The gender pay gap reporting regime regulations will be in place from October 2016. Businesses of 250 employees or more will have to start calculating the pay gap from April 2017, with the first league tables published a year later. But the question on everyone’s lips is what will all of this mean in practice, and will the pay gap, which currently stands at 19.1%, narrow as a result?
The first point to make is that gender pay gap reporting is not about men and women who do the same job getting equal pay. The Equal Pay Act already makes it illegal for employers to pay women less than their male counterparts for doing the same job (and has done since 1970). Gender pay gap reporting looks at the average and median pay and bonuses of men vs. women in an organisation and will cover employees, workers and contractors. The numbers of men and women at different salary bands will also be reported so that career progression also becomes more transparent.
It is thought that reporting the gender pay gap is likely to make businesses turn their mind to the issues causing pay gap discrepancies. A significant gender pay gap is likely to be embarrassing for the business, generate negative publicity and could create legal exposure. For example, if a female employee is running an equal pay claim or a gender or maternity discrimination claim, evidence of a large gender pay gap will present a helpful backdrop for those claims. It is objective evidence that supports an argument that there are obstacles in the way of her succeeding at work. However, it does not necessarily follow that these obstacles are caused by discriminatory attitudes or practices, nor will a gender pay gap in and of itself give rise to a claim.
The ‘Empowering Productivity’ report by Jayne-Anne Gadhia published in March 2016 established that only 14% of Executive Committees in financial services organisations were comprised of women.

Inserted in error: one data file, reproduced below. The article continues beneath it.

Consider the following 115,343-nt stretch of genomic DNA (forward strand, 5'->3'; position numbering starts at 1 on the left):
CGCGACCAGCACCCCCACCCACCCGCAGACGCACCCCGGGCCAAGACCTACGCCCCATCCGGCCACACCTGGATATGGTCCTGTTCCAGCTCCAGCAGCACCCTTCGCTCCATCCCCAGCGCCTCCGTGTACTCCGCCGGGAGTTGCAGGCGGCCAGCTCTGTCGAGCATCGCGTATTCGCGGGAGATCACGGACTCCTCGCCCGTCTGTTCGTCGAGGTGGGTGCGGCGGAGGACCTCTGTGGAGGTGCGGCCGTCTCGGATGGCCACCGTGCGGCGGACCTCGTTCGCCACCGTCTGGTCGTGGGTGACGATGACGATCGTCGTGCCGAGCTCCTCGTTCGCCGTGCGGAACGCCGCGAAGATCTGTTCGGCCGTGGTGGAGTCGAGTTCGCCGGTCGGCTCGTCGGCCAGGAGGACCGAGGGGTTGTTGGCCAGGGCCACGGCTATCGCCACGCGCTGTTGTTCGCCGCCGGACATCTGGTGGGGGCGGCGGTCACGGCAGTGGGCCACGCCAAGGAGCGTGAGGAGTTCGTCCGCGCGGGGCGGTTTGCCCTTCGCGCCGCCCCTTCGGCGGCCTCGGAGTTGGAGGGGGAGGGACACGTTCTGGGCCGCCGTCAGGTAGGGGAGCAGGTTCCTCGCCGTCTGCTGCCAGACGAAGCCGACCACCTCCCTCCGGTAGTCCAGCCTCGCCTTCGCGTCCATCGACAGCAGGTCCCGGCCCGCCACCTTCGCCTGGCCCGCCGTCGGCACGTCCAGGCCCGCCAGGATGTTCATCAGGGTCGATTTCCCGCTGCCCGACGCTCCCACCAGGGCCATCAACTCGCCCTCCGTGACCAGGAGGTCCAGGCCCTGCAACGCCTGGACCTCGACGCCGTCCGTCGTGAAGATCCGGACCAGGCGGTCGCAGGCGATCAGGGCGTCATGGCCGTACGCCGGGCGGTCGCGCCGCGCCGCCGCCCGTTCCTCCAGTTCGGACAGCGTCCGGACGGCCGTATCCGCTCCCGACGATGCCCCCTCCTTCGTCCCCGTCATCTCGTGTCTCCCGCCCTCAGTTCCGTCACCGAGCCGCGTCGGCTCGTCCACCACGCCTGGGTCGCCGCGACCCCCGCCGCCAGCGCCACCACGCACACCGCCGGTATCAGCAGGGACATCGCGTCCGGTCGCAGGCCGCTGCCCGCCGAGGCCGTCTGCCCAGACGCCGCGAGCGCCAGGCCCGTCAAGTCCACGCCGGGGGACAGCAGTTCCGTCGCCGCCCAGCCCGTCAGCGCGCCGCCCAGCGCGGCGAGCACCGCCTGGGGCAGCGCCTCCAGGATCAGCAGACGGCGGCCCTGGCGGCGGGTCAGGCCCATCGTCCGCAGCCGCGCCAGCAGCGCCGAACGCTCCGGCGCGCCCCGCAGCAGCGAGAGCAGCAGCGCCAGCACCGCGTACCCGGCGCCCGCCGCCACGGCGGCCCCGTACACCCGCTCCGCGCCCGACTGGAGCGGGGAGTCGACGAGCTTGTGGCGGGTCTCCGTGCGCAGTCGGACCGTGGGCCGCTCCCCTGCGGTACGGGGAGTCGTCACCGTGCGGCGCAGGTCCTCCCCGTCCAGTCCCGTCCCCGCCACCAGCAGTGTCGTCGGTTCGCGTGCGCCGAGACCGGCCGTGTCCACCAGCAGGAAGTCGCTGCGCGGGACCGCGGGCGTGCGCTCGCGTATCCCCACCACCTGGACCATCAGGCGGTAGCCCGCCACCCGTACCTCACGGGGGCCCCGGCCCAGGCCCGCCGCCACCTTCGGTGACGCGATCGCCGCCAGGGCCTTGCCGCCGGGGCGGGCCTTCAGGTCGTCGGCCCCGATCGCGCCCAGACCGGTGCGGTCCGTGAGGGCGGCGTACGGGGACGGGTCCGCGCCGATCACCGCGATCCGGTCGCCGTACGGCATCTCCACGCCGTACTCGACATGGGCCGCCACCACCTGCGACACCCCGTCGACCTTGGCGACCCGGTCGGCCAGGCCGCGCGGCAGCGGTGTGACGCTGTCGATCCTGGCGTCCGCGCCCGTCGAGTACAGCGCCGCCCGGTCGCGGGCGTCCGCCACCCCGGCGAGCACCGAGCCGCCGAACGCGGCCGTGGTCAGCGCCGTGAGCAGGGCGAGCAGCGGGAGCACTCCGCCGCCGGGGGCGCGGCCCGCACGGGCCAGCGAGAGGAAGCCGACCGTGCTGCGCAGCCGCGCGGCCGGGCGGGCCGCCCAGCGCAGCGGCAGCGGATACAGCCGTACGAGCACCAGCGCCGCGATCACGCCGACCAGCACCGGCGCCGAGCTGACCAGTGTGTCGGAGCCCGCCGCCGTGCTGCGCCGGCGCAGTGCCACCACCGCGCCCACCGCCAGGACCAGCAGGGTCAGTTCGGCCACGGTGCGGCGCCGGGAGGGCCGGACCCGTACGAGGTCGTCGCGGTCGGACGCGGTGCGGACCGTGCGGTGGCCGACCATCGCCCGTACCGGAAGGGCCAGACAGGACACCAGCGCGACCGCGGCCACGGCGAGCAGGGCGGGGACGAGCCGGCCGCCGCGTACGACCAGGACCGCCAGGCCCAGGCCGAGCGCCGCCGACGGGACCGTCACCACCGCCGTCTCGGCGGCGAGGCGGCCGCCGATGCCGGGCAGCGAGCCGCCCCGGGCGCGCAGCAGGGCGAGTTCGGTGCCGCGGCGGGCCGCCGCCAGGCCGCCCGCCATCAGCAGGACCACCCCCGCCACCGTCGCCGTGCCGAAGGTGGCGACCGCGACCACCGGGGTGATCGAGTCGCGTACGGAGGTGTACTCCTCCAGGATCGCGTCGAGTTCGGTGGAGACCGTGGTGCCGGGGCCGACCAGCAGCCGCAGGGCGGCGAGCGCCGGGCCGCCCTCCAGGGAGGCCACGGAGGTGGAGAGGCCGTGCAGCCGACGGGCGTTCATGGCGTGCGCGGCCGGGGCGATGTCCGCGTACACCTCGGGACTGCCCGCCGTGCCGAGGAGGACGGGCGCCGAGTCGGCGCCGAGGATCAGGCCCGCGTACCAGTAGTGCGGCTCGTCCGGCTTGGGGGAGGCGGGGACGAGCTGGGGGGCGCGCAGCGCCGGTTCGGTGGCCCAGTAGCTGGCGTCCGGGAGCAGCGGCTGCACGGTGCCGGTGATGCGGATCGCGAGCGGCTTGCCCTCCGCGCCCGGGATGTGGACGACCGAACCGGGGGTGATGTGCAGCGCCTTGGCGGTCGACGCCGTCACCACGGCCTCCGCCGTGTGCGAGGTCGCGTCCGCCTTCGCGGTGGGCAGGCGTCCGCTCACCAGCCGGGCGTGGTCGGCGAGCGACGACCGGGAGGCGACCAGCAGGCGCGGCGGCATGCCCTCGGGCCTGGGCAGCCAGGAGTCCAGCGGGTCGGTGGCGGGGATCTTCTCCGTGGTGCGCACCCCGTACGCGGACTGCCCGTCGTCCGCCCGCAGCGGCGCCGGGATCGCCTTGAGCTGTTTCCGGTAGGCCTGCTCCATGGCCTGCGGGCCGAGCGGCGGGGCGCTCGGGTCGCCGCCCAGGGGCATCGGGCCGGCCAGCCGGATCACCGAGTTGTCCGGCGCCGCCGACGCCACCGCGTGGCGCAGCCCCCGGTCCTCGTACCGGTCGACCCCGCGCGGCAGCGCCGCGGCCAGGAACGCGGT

Where women do sit on executive committees, they tend to be in support roles (seen as cost centres) rather than “profit and loss” functions (seen as revenue generating or profit centres). A report by New Financial LLP found nearly two thirds of heads of HR (61%) and more than half of heads of communications (52%) on excos were women, but only 9% of heads of a division or region, and just 10% of the C-suite.
There is a ‘permafrost’ in the mid-tier where women do not progress to the top or leave the sector, not just because of childcare reasons but because the culture is just not right.
To work towards gender equality, over 70 financial services institutions and insurers including Barclays, Deutsche Bank, Blackrock and Hermes Investment Management have signed up to the ‘Women in Finance Charter’ since March 2016, which means that by September these firms will have had to detail their own tailored targets for making progress towards gender balance on their websites.
If it is found that there is a large gender pay gap, it’s advisable that employees start asking questions discretely. The Equality Act provides protection from victimisation if an employee asks their colleagues or former colleagues relevant questions regarding pay if the purpose is to establish the extent to which they have suffered gender pay discrimination. Sometimes, asking the person in the same job sitting next to you on the desk how much they received in respect of a pay rise or bonus is the only way forward as ‘pay’ discussions are cloaked in secrecy - but you’ll need to tread carefully and ask the questions in the right way.
Ultimately, although gender pay gap reporting is a positive step in the right direction, it will not solve the problem. Women will still have to directly challenge their employers if they feel they are getting an unfair deal. The pay gap reporting may fuel that conversation, but that conversation still needs to be had – as equalities minister Nicky Morgan said recently, women across Britain still need to use their position as employees to “demand more from businesses, ensuring their talents are given the recognition and reward they deserve.” The truth of the matter is, not all women will feel empowered enough to challenge their employer in this way.
A multi-pronged approach is required, with education, careers advice, and raising aspirations amongst young women in respect of their careers remaining important, alongside using positive action and tackling unconscious bias amongst recruiters and employers’ attitudes. Until those obstacles are effectively tackled in tandem, the pay and progression gap is likely to continue for some time.